I leave you with a ridiculously cute picture of my Annabelle snuggling into one of my quilts.


Preppy Knee Socks

So I have been obsessed with the idea of making quilts entirely out of solids since the quilting bug bit me two years ago. The main obstacle in my way has been the gorgeous print fabric that screams, BUY ME! USE ME! I’m helpless when it comes to gorgeous print fabric. Nonetheless, last month I decided to tackle a modern quilt with solids. After some pinteresting around, I settled on Preppy Knee Socks by Elizabeth Hartman. I’m a sucker for her quilts, and this one is no exception. I recently sent my Planetarium quilt off for quilting, and I have Rapid City in the works. It seemed only natural to keep following this trend. Plus, knee socks are near and dear to my heart. Check out this picture of me 8 years ago with my company dodgeball team.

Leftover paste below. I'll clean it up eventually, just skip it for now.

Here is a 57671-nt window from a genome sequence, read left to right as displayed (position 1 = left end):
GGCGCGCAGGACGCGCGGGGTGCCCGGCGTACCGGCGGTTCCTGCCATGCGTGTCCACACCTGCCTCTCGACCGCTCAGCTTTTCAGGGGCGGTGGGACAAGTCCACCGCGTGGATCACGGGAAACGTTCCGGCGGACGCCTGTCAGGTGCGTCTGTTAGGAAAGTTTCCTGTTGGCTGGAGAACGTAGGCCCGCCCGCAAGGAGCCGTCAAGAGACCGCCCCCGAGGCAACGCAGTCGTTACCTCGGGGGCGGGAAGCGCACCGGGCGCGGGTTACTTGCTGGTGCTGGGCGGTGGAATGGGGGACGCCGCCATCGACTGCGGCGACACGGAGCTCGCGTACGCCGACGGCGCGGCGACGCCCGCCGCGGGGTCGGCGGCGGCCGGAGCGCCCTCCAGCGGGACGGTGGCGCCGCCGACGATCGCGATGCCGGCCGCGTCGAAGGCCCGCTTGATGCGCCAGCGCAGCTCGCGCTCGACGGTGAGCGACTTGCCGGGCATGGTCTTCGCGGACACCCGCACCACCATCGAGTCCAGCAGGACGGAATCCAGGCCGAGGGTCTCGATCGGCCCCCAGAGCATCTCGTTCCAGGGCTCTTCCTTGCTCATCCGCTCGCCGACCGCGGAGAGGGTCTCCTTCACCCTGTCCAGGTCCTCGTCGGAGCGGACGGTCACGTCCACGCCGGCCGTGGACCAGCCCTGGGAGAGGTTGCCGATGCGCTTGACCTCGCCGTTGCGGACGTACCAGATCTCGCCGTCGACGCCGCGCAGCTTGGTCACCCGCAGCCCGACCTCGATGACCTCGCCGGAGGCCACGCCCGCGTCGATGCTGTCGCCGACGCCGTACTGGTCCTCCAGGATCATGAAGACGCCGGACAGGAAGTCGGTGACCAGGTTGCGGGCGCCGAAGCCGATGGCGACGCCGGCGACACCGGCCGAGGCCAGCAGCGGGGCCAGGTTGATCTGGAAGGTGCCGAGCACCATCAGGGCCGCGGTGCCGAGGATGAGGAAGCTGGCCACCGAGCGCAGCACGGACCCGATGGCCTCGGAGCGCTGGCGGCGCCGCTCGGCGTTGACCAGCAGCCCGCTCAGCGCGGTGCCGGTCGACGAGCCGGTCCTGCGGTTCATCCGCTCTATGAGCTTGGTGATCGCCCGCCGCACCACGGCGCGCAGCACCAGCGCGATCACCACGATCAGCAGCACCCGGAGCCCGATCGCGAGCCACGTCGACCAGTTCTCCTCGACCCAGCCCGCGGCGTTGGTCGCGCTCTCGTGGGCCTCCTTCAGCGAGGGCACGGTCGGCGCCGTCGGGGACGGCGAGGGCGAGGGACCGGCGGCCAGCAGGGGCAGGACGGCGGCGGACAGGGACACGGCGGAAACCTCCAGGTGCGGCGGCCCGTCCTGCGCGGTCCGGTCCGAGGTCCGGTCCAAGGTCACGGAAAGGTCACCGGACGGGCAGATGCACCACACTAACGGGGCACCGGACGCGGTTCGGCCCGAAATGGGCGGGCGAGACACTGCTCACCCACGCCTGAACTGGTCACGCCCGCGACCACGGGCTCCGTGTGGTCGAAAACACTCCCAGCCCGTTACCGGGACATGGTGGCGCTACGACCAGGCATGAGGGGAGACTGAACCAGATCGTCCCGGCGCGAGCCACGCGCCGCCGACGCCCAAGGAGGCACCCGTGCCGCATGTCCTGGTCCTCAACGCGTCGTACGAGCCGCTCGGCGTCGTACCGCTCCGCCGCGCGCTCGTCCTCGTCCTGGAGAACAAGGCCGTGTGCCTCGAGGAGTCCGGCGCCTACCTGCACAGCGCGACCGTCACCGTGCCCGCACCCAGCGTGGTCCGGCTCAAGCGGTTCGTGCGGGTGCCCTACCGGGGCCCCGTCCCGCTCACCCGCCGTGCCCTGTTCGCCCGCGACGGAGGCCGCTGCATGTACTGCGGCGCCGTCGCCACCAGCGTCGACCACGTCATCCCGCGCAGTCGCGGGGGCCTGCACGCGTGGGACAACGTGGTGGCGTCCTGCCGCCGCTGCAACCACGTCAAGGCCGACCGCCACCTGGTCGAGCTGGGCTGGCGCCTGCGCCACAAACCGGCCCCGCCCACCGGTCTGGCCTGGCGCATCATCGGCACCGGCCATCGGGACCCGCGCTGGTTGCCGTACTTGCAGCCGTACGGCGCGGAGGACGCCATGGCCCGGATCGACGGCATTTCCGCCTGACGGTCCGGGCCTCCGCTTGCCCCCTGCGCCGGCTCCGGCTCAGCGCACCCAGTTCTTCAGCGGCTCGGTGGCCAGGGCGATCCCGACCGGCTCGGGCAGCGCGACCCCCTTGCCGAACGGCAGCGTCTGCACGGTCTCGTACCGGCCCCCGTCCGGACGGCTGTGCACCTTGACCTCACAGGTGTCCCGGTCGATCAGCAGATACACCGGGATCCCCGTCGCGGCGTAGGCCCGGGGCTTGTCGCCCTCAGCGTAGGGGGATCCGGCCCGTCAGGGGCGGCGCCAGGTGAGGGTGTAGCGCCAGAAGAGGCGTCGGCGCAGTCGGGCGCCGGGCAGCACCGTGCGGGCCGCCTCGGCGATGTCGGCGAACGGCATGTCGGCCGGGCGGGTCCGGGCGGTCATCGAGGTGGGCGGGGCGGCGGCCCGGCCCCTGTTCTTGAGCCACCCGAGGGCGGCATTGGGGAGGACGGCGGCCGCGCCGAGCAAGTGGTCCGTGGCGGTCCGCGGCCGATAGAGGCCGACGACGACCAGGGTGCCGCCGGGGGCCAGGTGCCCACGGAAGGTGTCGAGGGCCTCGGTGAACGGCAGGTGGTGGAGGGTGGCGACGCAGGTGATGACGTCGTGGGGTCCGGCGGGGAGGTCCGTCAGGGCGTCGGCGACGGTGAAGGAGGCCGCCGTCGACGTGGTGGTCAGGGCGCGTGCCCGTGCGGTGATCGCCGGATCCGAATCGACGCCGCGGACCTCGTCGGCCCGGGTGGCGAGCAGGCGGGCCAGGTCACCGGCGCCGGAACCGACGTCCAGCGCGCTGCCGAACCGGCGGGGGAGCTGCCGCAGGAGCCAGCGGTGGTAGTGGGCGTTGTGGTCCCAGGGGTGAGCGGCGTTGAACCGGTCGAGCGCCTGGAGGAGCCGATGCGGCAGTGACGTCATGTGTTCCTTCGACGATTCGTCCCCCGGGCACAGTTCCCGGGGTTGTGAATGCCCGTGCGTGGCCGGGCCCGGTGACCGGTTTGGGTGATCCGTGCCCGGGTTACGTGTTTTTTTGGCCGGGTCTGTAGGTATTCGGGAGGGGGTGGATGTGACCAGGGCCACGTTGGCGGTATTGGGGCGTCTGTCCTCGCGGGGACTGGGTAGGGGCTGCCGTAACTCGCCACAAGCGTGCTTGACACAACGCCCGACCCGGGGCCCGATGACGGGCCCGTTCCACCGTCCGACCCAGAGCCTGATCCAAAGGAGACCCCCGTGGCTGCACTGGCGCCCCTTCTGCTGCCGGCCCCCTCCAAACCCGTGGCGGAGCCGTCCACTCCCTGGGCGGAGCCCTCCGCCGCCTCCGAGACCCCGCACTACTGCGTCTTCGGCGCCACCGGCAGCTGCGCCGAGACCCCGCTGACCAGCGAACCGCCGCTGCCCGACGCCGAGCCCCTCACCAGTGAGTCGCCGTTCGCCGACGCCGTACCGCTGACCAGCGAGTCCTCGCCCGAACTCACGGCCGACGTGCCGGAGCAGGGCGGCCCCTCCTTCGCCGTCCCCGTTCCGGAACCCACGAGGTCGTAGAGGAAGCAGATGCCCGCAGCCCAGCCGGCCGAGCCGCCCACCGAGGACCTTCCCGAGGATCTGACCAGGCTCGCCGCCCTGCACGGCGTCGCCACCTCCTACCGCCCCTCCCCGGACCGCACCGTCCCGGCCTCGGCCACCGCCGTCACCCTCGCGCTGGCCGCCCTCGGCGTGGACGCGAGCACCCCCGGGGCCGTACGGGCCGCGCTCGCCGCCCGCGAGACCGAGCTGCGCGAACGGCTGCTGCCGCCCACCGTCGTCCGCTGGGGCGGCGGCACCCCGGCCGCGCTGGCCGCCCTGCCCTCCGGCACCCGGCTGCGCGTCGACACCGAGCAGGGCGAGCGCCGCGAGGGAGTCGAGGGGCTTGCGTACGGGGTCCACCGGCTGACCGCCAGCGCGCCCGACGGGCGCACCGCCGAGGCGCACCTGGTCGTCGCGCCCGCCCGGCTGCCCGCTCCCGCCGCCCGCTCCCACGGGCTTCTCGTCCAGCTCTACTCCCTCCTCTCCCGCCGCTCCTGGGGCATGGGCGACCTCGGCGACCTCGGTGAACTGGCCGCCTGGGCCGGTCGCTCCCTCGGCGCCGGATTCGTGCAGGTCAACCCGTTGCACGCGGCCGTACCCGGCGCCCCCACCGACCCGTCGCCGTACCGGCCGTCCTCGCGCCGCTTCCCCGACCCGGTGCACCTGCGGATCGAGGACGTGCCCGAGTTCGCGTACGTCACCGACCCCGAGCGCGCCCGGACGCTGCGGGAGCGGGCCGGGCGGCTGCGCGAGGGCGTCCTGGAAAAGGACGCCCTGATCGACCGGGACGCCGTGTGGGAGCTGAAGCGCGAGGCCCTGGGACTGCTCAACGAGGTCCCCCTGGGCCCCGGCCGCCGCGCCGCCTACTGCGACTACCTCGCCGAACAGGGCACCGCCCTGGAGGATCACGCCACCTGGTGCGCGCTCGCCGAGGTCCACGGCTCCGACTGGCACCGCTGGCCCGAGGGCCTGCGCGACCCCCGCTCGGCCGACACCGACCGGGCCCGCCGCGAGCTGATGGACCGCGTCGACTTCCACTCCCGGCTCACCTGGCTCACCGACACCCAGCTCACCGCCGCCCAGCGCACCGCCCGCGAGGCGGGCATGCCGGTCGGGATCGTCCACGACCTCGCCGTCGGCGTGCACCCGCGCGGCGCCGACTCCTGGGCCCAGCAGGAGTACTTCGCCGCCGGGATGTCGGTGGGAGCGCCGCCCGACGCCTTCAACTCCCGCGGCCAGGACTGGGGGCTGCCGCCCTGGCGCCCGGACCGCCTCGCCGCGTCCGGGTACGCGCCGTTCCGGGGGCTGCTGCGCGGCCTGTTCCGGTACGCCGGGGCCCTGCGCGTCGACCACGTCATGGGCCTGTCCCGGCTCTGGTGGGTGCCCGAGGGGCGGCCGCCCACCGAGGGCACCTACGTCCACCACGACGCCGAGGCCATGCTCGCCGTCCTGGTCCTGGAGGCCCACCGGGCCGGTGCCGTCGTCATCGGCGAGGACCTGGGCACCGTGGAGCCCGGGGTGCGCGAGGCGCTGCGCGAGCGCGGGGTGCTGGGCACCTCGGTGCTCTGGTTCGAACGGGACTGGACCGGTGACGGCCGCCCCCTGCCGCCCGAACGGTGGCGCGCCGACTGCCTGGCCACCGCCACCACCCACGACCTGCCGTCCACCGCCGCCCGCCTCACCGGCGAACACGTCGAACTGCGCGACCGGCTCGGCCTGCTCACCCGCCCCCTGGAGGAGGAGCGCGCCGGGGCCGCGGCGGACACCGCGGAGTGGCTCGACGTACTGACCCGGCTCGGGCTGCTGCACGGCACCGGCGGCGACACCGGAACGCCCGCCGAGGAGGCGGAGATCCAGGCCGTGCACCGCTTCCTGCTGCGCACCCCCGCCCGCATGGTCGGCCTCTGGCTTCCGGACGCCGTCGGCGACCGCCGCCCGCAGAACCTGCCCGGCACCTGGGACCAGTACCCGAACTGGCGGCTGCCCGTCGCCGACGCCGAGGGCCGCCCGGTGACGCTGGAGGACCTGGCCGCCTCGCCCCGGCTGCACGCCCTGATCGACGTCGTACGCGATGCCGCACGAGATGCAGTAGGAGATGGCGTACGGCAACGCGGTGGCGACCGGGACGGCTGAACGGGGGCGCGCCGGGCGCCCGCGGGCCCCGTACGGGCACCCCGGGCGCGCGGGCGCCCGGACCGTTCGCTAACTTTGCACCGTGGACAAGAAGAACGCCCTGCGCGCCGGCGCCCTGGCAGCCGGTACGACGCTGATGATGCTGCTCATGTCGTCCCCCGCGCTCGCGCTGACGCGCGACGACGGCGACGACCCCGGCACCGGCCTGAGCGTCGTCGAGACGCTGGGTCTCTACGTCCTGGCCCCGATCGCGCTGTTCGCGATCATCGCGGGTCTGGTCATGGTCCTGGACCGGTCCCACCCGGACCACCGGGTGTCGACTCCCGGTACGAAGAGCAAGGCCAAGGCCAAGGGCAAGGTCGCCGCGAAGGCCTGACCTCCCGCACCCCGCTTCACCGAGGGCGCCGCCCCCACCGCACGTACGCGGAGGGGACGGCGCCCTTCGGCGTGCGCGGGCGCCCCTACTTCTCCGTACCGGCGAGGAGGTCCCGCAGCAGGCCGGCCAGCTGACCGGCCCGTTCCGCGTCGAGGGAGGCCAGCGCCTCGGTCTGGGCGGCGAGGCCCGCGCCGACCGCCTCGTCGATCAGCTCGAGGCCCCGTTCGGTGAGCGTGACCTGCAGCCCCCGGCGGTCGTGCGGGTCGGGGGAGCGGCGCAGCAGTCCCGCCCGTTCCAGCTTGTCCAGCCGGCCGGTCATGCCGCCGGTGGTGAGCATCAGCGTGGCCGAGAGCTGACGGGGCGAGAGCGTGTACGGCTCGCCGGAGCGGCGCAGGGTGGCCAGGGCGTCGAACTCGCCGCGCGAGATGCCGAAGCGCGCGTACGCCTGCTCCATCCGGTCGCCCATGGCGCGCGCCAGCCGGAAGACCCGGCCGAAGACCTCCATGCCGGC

After I chose the pattern, it was time for color choices! I’m lucky that I know how to use Adobe Illustrator, so I started by whipping up the quilt template and then started playing around with color schemes. The process was quick and dirty, but here are a few I ended up enjoying.

The Winner

I started this quilt at a recent Austin Modern Quilt Guild Retreat and picked the winning color scheme based on the fabrics a local quilt shop had in stock. Here is my progress so far, sorry for the terrible photo, I’m working on it!


I’m planning on making the quilt twin-size, only a handful of blocks to go! Elizabeth Hartman’s instructions were based on making the quilt from fabric scraps, but I chose to strip-piece it because A) I’m lazy and B) It is WAY faster. Thinking about doing a tutorial in one of my next posts, we’ll see how ambitious I feel. That is all for now! I leave you with a ridiculously cute picture of a former Austin Pets Alive! foster kitten sleeping on my window.